What do you remember about 1991? For some, the answer might be nothing, because you were not even born, for others 1991 was a time of recession for Australia and high interest rates.

The recession started in the September quarter of 1990 and lasted until the September quarter of 1991. GDP fell by 1.7%, employment by 3.4% and the unemployment rate rose to 10.8%. Like all recessions, it was a period of disruption and economic distress.

Paul Keating also made his famous statement in November 1990. “The first thing to say is, the accounts do show that Australia is in a recession. The most important thing about that is that this is a recession that Australia had to have.”

It was also a period of reforms between 1990 and 1991, with Australia’s telecommunications opened to competition; and tariffs were reduced to 5%, while the phasing out of textile, clothing and motor vehicle protection began.

A slow recovery from recession began around the September quarter in 1991, though unemployment continued to rise until late 1992.

I was reminded of this period when I recently came across a book by Jerry Tyrrell: Househunting – A consumer’s guide to buying a home in Australia. There’s no great detail about the author but he appears to have been an architect and builder.

The book, now with its tell tail yellowed pages gives an interesting insight into what the housing market looked like 26 years ago, and so after finding it sitting neglected and little read for a quarter century, it makes interesting reading. It is full of hints and suggestions for anyone hunting for a home, including a bright red flash to the cover that reads: ‘How to buy in a depressed market.’

The book was dedicated to Tyrrell’s mum and on the outside back cover takes a somewhat sober view. “A successful home purchase can set you up for life. Sadly, consumers rarely get the right advice about home-buying until it’s too late. Then it can take years to recover from what is an expensive mistake.’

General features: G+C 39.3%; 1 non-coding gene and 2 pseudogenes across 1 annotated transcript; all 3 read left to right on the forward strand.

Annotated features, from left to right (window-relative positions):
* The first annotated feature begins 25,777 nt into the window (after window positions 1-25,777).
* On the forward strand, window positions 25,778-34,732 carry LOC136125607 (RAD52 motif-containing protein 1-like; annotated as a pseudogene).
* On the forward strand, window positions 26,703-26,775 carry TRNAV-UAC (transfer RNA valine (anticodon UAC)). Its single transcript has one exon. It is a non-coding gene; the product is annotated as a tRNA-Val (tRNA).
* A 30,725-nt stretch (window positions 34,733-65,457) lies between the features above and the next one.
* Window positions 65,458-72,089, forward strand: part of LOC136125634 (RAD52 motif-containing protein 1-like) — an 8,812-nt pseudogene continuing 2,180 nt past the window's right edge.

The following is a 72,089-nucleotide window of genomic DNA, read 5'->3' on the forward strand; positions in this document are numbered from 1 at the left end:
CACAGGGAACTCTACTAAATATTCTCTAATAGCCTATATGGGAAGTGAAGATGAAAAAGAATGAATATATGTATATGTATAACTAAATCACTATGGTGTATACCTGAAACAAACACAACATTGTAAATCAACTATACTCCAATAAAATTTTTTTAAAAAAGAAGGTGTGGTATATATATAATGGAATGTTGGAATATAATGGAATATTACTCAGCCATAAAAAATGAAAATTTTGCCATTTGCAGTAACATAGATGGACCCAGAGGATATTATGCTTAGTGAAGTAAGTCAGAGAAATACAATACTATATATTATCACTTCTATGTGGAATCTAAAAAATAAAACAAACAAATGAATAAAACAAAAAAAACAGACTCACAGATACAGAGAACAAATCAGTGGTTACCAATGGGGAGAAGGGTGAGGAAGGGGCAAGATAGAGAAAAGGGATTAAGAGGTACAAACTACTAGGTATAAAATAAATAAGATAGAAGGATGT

Tyrrell’s view might very well have been a reflection of the times and he goes on to suggest that success in the market will come from plenty of planning, research and patience and yes the advice in his book!

Buyer’s Motivation

One of the key topics I was most interested in, and wondered if the book might shine a light on, was if there had been much of a shift in buyer motivation over the last 26 years.

A good place to start was to read about the pros and cons of buying. The main benefits were listed as: no more rent to pay, stable accommodation, the satisfaction of ownership, investment potential, home often becomes a productive hobby and status and independence. In 2017 I wonder how that order or list could change?

Perhaps investment potential and status (emotion) would take on more prominence.

Then looking at the disadvantages outlined in the book: difficulty in saving deposits, high mortgage repayments, repairs and maintenance, lifestyle changes and loss of mobility (with the fall back being that it’s always possible to rent), were highlighted.